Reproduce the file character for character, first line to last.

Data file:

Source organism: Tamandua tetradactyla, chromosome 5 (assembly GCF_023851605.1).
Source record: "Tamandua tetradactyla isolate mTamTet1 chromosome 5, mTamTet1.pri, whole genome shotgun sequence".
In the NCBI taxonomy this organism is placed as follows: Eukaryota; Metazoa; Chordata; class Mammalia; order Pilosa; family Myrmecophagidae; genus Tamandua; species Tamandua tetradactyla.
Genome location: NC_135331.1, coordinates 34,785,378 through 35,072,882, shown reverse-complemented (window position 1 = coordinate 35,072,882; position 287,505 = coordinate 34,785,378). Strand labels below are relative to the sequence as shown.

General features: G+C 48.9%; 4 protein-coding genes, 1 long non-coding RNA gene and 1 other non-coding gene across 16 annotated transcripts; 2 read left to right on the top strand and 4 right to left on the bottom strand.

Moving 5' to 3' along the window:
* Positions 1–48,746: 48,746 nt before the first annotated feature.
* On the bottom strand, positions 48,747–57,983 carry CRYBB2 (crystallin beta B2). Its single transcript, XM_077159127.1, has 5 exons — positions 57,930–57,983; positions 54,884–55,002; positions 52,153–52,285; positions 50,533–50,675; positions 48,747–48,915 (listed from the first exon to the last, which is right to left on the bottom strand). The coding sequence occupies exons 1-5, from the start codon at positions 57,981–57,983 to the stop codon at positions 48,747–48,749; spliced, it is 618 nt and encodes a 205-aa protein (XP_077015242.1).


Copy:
Source organism: Tamandua tetradactyla, chromosome 5 (assembly GCF_023851605.1).
Source record: "Tamandua tetradactyla isolate mTamTet1 chromosome 5, mTamTet1.pri, whole genome shotgun sequence".
In the NCBI taxonomy this organism is placed as follows: Eukaryota; Metazoa; Chordata; class Mammalia; order Pilosa; family Myrmecophagidae; genus Tamandua; species Tamandua tetradactyla.
Genome location: NC_135331.1, coordinates 34,785,378 through 35,072,882, shown reverse-complemented (window position 1 = coordinate 35,072,882; position 287,505 = coordinate 34,785,378). Strand labels below are relative to the sequence as shown.

General features: G+C 48.9%; 4 protein-coding genes, 1 long non-coding RNA gene and 1 other non-coding gene across 16 annotated transcripts; 2 read left to right on the top strand and 4 right to left on the bottom strand.

Moving 5' to 3' along the window:
* Positions 1–48,746: 48,746 nt before the first annotated feature.
* On the bottom strand, positions 48,747–57,983 carry CRYBB2 (crystallin beta B2). Its single transcript, XM_077159127.1, has 5 exons — positions 57,930–57,983; positions 54,884–55,002; positions 52,153–52,285; positions 50,533–50,675; positions 48,747–48,915 (listed from the first exon to the last, which is right to left on the bottom strand). The coding sequence occupies exons 1-5, from the start codon at positions 57,981–57,983 to the stop codon at positions 48,747–48,749; spliced, it is 618 nt and encodes a 205-aa protein (XP_077015242.1).